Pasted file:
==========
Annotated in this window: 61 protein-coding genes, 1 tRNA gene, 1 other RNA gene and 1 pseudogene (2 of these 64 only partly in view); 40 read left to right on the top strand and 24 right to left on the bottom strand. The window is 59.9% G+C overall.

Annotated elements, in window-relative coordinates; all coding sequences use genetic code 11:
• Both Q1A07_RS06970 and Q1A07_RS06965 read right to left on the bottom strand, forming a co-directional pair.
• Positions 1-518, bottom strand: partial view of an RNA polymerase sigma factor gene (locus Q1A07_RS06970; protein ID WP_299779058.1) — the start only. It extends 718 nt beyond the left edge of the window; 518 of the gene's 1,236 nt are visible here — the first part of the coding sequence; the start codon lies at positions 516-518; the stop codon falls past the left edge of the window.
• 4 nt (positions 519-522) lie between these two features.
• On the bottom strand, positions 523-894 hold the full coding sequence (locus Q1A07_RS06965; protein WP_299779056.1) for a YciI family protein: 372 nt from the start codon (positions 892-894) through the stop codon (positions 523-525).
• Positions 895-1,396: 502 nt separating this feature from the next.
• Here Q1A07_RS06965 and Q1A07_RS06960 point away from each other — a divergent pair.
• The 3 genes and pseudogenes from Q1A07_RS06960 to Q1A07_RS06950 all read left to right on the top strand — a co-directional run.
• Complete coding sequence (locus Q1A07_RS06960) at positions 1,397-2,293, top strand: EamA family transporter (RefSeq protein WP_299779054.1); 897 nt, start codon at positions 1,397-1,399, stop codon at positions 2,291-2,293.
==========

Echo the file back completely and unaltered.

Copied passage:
Annotated in this window: 61 protein-coding genes, 1 tRNA gene, 1 other RNA gene and 1 pseudogene (2 of these 64 only partly in view); 40 read left to right on the top strand and 24 right to left on the bottom strand. The window is 59.9% G+C overall.

Annotated elements, in window-relative coordinates; all coding sequences use genetic code 11:
• Both Q1A07_RS06970 and Q1A07_RS06965 read right to left on the bottom strand, forming a co-directional pair.
• Positions 1-518, bottom strand: partial view of an RNA polymerase sigma factor gene (locus Q1A07_RS06970; protein ID WP_299779058.1) — the start only. It extends 718 nt beyond the left edge of the window; 518 of the gene's 1,236 nt are visible here — the first part of the coding sequence; the start codon lies at positions 516-518; the stop codon falls past the left edge of the window.
• 4 nt (positions 519-522) lie between these two features.
• On the bottom strand, positions 523-894 hold the full coding sequence (locus Q1A07_RS06965; protein WP_299779056.1) for a YciI family protein: 372 nt from the start codon (positions 892-894) through the stop codon (positions 523-525).
• Positions 895-1,396: 502 nt separating this feature from the next.
• Here Q1A07_RS06965 and Q1A07_RS06960 point away from each other — a divergent pair.
• The 3 genes and pseudogenes from Q1A07_RS06960 to Q1A07_RS06950 all read left to right on the top strand — a co-directional run.
• Complete coding sequence (locus Q1A07_RS06960) at positions 1,397-2,293, top strand: EamA family transporter (RefSeq protein WP_299779054.1); 897 nt, start codon at positions 1,397-1,399, stop codon at positions 2,291-2,293.